Top contenders of last month’s Hyperloop Pod Competition will have to wait a little longer than expected to try out their designs in the real world.
The SpaceX-sponsored competition — won by the Massachusetts Institute of Technology — will cumulate in testing on a one-mile test track constructed near SpaceX’s Hawthorne, California, headquarters. More than 20 chosen teams had been planning to test the human-size pods in June, but a recent letter from the company pushes the testing back by about two months.
“Our best guess for Competition Weekend is early-to-mid August, but this could move in either direction (based on construction and post-construction testing),” SpaceX explained in the letter, obtained by Tech Insider.
Surely, teams won’t mind the extra time to work on their functional hyperloop pods. MIT’s, for example, is 550 pounds of aluminum, carbon fiber and polycarbonate, according to WIRED, and relies on magnets to “float” through the track. During testing, teams will be responsible for transporting a human-sized dummy, intact, through the test track.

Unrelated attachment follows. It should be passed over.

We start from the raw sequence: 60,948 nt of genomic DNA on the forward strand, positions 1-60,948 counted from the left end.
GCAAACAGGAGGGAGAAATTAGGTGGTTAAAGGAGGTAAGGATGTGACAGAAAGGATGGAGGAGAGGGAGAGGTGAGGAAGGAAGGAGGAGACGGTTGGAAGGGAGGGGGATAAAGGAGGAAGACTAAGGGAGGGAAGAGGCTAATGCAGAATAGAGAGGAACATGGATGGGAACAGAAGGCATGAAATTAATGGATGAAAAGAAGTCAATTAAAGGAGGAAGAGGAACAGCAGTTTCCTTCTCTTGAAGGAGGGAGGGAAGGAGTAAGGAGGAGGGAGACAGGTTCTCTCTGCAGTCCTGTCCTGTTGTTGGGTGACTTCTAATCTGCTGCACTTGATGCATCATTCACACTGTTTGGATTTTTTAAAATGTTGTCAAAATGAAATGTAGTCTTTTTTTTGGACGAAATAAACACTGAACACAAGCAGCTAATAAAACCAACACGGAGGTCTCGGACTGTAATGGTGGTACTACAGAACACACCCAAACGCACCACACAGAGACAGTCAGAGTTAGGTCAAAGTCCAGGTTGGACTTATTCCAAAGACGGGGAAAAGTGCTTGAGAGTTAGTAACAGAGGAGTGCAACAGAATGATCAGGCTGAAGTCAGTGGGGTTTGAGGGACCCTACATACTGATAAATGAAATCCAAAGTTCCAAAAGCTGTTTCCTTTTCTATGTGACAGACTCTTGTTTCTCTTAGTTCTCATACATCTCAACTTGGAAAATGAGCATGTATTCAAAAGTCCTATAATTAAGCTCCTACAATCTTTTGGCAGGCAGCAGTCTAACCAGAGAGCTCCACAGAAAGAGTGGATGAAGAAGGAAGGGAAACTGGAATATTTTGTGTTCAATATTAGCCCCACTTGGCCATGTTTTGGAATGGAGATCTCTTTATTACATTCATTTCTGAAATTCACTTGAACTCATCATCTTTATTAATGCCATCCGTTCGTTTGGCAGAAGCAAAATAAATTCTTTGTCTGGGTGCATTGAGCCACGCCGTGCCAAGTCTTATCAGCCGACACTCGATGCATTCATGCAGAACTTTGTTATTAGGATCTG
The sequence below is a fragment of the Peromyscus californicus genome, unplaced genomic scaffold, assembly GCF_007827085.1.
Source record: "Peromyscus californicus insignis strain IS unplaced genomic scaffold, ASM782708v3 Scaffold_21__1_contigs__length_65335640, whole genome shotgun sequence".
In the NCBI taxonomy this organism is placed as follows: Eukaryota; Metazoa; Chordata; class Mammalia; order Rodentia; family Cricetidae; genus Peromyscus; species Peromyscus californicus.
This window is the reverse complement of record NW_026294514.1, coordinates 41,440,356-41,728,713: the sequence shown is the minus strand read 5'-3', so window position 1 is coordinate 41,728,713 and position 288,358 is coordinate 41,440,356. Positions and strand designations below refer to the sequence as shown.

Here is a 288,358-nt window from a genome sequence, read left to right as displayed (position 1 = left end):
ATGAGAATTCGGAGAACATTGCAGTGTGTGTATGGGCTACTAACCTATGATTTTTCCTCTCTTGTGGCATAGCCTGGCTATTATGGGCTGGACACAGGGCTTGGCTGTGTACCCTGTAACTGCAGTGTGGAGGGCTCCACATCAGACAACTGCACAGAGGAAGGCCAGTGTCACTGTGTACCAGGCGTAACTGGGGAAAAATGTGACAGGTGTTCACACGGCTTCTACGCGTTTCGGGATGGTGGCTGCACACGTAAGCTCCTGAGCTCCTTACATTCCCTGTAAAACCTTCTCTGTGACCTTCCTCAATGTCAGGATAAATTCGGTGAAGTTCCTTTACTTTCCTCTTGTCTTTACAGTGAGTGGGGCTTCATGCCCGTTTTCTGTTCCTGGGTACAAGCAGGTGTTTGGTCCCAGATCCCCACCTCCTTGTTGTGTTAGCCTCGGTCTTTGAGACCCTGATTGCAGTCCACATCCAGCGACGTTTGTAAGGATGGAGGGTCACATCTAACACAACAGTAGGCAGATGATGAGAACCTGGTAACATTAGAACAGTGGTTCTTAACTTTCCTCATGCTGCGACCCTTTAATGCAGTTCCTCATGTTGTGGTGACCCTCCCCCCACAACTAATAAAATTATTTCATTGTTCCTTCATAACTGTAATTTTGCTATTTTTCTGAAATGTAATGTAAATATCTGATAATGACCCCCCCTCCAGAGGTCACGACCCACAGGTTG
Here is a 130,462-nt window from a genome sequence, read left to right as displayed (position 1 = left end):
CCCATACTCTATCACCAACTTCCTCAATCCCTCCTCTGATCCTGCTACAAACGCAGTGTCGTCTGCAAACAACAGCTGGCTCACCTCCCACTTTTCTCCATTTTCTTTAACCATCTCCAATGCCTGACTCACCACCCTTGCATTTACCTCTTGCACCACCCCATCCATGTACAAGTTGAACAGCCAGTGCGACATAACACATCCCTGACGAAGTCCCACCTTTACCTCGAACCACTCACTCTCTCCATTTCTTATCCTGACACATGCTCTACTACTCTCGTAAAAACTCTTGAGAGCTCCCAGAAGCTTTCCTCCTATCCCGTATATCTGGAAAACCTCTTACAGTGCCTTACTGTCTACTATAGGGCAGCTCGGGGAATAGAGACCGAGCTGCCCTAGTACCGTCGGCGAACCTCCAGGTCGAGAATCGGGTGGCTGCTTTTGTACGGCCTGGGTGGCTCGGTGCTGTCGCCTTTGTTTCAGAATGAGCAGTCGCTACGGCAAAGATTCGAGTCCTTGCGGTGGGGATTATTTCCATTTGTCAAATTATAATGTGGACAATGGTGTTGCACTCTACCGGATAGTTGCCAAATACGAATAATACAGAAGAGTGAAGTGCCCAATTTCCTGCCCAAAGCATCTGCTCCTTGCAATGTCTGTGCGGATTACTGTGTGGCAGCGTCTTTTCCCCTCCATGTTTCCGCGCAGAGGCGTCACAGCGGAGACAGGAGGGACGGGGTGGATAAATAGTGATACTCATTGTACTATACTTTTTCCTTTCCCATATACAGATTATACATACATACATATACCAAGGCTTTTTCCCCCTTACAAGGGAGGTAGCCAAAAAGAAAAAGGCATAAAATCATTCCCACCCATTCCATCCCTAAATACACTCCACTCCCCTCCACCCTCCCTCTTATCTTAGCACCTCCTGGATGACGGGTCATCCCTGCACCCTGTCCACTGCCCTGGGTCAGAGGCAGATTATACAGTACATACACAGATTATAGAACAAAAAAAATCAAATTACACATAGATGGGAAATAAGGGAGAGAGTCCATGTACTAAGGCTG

The SpaceX-sponsored contest is just one of three efforts underway to create a hyperloop. Hyperloop Technologies has already started construction on a half-mile test track in Nevada, and Hyperloop Transportation Technologies recently won permits to build a track in central California.